The Stock Exchange is all about trading. Each week we do the following:
- Discuss an important issue for traders;
- Highlight several technical trading methods, including current ideas;
- Feature advice from top traders and writers; and,
- Provide a few (minority) reactions from fundamental analysts.
We also have some fun. We welcome comments, links, and ideas to help us improve this resource for traders. If you have some ideas, please join in!
Our previous Stock Exchange reviewed the “less than smooth” ride during the multi-year bull-run, and how the bumps in the road create opportunity. If you missed it, a glance at your news will show that the key points remain relevant.
This Week: Are You a Patient or Complacent Trader?
It seems counterintuitive to make changes when things are going well, but that’s often the right course of action whether you are an investor or a trader. As an investor, you may be enjoying the sun that continues to shine brightly as the market regularly makes new highs with very little volatility. But let’s not forget the old saying “the best time to fix the roof is when it is sunny.” And from a trading perspective, it often makes sense to sell on the way up (before your profits are gone), and conversely enter your positions on a cloudy pullback.
Trading in and out of positions is not for everyone. It requires doing a lot of work and watching the market closely. Before you even think about entering a trade, make sure you have the patience to see it through and not the complacency to let it fail.
According to Brian Portnoy, a contributor at Forbes:
“there is a fine but important line that divides patience from complacency. The rub is that the two are outwardly indistinguishable. They both appear to involve doing nothing.”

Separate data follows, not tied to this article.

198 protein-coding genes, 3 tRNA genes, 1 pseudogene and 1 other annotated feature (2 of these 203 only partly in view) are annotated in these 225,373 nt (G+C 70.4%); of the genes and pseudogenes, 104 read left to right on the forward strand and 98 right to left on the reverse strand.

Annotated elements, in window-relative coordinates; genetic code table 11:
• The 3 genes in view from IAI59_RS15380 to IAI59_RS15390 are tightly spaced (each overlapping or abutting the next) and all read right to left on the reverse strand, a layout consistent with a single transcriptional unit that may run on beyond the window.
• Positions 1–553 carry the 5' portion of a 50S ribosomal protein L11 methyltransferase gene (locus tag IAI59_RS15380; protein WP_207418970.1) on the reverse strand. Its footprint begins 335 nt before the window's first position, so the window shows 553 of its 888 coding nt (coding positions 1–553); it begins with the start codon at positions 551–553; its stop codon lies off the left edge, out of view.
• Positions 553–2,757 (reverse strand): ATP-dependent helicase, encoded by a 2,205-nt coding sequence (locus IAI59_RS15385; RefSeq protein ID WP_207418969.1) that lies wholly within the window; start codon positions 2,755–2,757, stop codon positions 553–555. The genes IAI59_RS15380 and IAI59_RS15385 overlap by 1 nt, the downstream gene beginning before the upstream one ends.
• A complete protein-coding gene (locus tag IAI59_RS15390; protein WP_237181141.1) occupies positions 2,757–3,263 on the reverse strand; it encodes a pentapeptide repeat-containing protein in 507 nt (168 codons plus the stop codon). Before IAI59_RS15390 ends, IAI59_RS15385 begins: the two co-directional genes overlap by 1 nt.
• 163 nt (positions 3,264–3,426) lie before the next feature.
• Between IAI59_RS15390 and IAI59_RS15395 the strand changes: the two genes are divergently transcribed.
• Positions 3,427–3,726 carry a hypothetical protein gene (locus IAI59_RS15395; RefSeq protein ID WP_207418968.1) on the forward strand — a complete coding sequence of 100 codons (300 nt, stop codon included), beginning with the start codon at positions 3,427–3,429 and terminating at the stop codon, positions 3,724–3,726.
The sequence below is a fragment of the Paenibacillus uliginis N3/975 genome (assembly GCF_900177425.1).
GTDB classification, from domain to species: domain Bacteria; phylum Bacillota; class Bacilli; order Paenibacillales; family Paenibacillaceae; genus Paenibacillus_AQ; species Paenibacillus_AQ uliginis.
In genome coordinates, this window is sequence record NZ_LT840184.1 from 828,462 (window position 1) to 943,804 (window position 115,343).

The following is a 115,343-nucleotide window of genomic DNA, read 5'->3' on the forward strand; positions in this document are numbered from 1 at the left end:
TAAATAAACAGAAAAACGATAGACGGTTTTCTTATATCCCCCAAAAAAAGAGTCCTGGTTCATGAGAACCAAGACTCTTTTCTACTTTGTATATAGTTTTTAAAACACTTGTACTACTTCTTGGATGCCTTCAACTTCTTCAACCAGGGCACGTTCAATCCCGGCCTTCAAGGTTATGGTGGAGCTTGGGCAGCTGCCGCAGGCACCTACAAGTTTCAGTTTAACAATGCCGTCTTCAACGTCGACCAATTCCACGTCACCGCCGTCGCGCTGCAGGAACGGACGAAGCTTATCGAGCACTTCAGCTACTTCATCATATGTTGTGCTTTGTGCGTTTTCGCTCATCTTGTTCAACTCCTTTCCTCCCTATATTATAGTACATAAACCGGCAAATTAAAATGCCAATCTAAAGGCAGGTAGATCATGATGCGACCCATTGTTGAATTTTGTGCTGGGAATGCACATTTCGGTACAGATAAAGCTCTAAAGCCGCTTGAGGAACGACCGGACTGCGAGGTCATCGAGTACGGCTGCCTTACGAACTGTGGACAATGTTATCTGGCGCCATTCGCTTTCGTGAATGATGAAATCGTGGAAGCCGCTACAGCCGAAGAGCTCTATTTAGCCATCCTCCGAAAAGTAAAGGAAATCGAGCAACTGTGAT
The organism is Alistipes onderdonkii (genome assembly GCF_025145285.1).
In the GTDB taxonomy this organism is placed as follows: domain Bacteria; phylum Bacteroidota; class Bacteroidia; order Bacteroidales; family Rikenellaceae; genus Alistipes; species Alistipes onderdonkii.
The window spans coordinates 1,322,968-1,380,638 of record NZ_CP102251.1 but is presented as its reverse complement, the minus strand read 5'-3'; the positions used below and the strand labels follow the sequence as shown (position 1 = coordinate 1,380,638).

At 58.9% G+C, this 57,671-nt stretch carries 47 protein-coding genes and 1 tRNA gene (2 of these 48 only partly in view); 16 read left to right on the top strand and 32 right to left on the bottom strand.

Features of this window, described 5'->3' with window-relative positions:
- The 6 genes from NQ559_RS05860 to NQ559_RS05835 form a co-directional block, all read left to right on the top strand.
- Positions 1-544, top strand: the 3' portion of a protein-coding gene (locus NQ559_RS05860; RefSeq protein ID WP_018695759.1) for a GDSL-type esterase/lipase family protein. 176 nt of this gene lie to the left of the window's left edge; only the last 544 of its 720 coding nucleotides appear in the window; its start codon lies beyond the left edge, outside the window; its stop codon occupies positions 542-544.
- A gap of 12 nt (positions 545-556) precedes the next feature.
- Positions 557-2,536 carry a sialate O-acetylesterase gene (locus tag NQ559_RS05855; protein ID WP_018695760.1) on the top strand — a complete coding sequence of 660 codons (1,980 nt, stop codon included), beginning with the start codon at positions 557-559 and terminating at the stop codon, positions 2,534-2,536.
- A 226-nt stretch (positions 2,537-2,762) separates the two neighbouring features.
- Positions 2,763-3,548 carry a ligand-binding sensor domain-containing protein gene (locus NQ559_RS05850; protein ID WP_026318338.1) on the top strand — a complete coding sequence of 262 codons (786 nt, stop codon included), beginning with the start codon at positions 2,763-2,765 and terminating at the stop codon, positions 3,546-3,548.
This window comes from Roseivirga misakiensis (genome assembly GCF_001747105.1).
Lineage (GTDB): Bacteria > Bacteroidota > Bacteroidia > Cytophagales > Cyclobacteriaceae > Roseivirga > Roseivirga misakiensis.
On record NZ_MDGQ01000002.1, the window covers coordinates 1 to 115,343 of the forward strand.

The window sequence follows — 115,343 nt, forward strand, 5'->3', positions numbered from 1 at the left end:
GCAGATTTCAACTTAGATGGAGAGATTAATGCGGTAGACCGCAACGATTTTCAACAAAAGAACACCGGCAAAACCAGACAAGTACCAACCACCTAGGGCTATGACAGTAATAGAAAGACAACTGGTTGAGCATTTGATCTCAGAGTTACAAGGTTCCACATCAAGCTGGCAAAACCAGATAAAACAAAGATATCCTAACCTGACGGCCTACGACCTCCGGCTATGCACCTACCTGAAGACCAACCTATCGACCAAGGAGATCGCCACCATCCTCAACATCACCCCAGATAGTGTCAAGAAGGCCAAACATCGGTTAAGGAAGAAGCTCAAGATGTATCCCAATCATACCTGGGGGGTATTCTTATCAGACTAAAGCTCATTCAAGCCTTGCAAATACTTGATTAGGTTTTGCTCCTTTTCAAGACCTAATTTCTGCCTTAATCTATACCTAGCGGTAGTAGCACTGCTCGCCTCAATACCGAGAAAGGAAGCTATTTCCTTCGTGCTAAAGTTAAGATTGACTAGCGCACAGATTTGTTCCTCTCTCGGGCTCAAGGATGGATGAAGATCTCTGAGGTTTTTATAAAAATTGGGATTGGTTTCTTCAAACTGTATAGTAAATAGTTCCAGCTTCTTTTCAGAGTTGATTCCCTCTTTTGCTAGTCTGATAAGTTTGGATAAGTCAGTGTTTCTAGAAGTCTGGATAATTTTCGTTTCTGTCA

His article from last week, describes “The Good and Bad of Doing Nothing,” and it’s worth a read if you’re starting to feel perhaps a little too confident about this market.
In the same vein, Wayne Thorp offers some sage advice in this article on when to nail down your trading profits (hint: “while you still have them”). And conversely, Aleksey Tatsitov describes his favorite tactic for identifying trading entry points in this article about “pullback trading.” Aleksey runs through specific examples of pullback trades describing the strengths and weaknesses of the strategy.
And The While Coat Investor (Jim Dahle, board-certified emergency physician) reminds us all (in this article) that trading is a job that requires watching the market closely. It’s certainly not for everyone, especially if there are other things you’d rather be doing.
Expert Picks from the Models
This week’s Stock Exchange is being edited by our frequent guest: Blue Harbinger (also known as Mark D. Hines). Blue Harbinger is a source for independent investment ideas focused on value and income opportunities.
Holmes: This week I bought Alliance Data Systems (ADS). Are you familiar with this company?
Blue Harbinger: Yes. It’s basically private label credit cards. They take shopper data and create marketing and loyalty programs. For example, the company’s Canadian Air Miles program is a popular one.
Holmes: Well the stock’s dip over the last month is the sort of set up I like to see. From the chart below you can see it is below its 50-day and 200-day moving averages. And it has attractive upside over the next six weeks.
BH: From a fundamentals standpoint, this stock looks like it has some upside too, but that is assuming the company’s strong credit performance won’t slide. For example, I saw some recent data that says deliquencies have ticked up at ADS. However the steadily climbing EPS and the share price pullback is interesting. Here is a look at the FastGraph.